• Eid, Leroy V. – "Who Defeated St. Clair? Selected Papers from the 1989 and 1990 George Rogers Clark Trans-Appalachian Frontier History Conference. Vincennes, Indiana, 1991.
  • Furlong, Patrick J. – "Problems of Frontier Logistics in St. Clair's 1791 Campaign." Selected Papers from the 1983 and 1984 George Rogers Clark Trans-Appalachian Frontier History Conference. Vincennes, Indiana, 1985.
  • Gaff, Alan D. – Bayonets in the Wilderness: Anthony Wayne’s Legion in the Old Northwest.  Oklahoma, 2008.
  • Harmar, Josiah – "General Harmar's Journal." Ohio Archaeological and Historical Quarterly 20. Ohio, 1911.
  • Heckaman, David T. – "'Badly Clothed, Badly Paid, and Badly Fed': St. Clair's Army, 1791." St. Clair's Defeat. Ohio, 1991.
  • Heckaman, David T. – "Organization of Major General Anthony Wayne's Legion of the United States." Treaty of Greene Ville Bicentennial Commission Research and Histories Presented in 1995. Greenville, Ohio, 1995.
  • Irvin, Thomas – "Harmar's Campaign." Edited by Frazer E. Wilson. Ohio Archaeological and Historical Quarterly 19. Ohio, 1910.
  • Lytle, Richard M. – The Soldiers of America’s First Army 1791.  2004.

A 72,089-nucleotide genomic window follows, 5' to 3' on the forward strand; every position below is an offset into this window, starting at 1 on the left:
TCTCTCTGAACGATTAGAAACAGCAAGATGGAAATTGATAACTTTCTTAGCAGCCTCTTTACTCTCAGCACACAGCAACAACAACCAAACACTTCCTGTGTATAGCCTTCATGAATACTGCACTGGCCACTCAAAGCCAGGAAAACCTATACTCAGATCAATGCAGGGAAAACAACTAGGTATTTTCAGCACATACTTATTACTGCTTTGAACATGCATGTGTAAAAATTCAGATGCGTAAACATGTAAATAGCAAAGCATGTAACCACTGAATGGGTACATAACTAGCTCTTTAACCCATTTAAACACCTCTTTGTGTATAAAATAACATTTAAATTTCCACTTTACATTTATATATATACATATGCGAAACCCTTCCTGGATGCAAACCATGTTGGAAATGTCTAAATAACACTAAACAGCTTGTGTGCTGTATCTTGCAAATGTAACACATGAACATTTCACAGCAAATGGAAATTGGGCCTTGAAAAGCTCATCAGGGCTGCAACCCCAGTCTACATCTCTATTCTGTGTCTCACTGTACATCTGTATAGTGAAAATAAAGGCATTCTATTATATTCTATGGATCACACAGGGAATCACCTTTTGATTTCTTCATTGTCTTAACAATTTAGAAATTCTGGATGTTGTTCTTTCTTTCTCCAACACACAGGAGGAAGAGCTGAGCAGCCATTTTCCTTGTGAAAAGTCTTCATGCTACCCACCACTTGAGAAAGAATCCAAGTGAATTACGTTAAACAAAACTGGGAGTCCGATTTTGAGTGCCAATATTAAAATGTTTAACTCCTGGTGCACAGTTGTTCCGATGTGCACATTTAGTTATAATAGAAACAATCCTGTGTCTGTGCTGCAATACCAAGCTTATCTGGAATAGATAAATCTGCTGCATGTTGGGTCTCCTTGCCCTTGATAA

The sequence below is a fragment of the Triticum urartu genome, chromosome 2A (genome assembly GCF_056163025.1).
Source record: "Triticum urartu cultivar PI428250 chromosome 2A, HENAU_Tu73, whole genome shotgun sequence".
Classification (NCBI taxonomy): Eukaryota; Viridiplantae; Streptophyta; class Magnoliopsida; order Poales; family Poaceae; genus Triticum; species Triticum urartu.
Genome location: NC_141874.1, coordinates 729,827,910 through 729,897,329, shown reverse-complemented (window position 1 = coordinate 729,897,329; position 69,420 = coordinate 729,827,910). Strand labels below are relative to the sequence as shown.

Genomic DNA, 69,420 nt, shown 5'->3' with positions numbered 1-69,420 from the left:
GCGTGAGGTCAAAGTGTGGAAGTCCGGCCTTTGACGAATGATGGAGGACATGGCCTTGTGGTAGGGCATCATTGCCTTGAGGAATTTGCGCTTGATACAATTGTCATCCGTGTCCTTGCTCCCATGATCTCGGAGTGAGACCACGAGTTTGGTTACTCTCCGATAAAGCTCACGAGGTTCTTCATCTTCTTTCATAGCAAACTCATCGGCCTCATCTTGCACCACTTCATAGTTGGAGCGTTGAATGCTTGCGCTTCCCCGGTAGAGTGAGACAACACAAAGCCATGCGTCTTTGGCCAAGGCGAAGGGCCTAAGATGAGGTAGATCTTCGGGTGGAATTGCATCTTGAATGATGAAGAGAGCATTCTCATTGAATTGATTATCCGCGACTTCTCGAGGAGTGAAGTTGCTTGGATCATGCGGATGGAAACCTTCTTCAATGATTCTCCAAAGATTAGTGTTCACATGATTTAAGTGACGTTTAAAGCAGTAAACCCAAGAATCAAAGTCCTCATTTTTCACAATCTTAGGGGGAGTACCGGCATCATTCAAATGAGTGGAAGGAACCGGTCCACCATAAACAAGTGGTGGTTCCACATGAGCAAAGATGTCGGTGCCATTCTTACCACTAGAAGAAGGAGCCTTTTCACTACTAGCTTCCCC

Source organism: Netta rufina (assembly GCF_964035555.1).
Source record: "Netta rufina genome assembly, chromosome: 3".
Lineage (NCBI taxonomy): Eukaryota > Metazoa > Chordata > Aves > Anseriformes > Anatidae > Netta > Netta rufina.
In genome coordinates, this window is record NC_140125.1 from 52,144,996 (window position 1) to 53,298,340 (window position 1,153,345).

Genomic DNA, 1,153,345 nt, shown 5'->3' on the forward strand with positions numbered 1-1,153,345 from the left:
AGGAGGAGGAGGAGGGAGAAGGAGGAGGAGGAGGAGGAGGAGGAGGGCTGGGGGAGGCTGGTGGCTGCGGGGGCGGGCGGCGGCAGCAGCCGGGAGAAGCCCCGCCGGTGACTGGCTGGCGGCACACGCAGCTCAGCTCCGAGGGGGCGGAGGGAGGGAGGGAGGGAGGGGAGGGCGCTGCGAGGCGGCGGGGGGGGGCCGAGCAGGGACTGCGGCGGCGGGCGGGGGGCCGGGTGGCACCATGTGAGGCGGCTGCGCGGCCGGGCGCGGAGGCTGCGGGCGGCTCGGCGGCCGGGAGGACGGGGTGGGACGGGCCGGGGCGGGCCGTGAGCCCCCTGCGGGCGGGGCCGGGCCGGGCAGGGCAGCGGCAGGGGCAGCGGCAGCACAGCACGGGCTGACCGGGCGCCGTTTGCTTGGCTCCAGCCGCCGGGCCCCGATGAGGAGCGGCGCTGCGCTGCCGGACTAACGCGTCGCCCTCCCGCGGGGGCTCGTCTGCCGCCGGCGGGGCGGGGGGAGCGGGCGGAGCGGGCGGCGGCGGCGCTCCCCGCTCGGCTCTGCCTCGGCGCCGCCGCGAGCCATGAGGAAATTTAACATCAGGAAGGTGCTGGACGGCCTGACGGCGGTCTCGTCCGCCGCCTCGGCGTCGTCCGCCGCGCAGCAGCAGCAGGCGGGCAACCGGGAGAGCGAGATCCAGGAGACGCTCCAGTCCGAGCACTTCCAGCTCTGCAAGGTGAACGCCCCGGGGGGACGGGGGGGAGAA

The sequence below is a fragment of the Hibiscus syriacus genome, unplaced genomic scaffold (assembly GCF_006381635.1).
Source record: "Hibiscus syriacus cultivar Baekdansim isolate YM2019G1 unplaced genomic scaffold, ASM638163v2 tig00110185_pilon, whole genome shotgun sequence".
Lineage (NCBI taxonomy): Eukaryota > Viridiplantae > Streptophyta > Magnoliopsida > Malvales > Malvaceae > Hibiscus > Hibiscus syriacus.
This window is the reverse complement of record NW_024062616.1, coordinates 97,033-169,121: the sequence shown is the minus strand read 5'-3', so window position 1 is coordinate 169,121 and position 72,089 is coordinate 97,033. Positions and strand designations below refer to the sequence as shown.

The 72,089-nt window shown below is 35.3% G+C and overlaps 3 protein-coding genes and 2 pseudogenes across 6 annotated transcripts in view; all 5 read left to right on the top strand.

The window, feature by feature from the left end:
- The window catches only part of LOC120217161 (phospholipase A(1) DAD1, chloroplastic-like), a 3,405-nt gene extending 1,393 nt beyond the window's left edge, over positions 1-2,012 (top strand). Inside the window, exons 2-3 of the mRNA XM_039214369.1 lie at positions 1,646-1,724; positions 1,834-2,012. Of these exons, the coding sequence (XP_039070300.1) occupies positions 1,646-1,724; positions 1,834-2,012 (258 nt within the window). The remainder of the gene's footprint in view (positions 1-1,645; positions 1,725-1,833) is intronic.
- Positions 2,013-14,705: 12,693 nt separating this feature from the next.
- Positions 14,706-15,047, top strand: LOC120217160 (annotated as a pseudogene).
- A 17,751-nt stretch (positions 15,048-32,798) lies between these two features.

• Meek, Basil – "General Harmar's Expedition." Ohio Archaeological and Historical Quarterly 20. Ohio, 1911.
  • Murphy, John A., ed. – The Greenville Peace Treaty. Pataskala, Ohio, 1994.
  • Murphy, John A., ed. – Letters, Journals, and Anecdotes of Fort Recovery and Fallen Timbers. Pataskala, Ohio, 1994.
  • Novak, Greg – "The Legion of the United States." Historical Gamer Magazine, Number 22. Lexington, Kentucky, 1994.
  • Palmer, Dave R. – 1794, America, Its Army, and the Birth of the Nation. Novato, California, 1994.
  • Peckham, Howard – "Josiah Harmar and His Indian Expedition." Ohio Archaeological and Historical Quarterly 55. Ohio, 1946.
  • Priddy, O.W. – "Wayne's Strategic Advance from Fort Greenville to Grand Glaize." Ohio Archaeological and Historical Quarterly, 39. Ohio, 1930.
  • Prucha, Francis Paul – The Sword of the Republic. Lincoln, Nebraska, 1986.
  • Rohr, Martha E. – Historical Sketch of Fort Recovery. Fort Recovery, Ohio, 1974.
  • Sargent, Winthrop – "Winthrop Sargent's Diary While with General Arthur St. Clair's Expedition Against the Indians," Ohio Archaeological and Historical Quarterly 33. Ohio, 1924.
  • Scamyhorn, Richard and Steinle, John – Stockades in the Wilderness. Dayton, Ohio, 1986.
  • Seiler, Toni T. – The St. Clair and Wayne Trails. Arcanum, Ohio, 1989.
  • Seiler, Toni T. – The Native Americans at the Greene Ville Peace Treaty 1795. Arcanum, Ohio, 1993.
  • Simmons, David A. – The Forts of Anthony Wayne. Fort Wayne, Indiana, 1977.
  • Simmons, David A. – "Military Architecture on the American Frontier." Selected Papers from the 1983 and 1984 George Rogers Clark Trans-Appalachian Frontier History Conference. Vincennes, Indiana, 1985.
  • Simmons, David A. – "The Architecture of Anthony Wayne's Forts." Treaty of Greene Ville Bicentennial Commission Research and Histories Presented in 1995. Greenville, Ohio, 1995.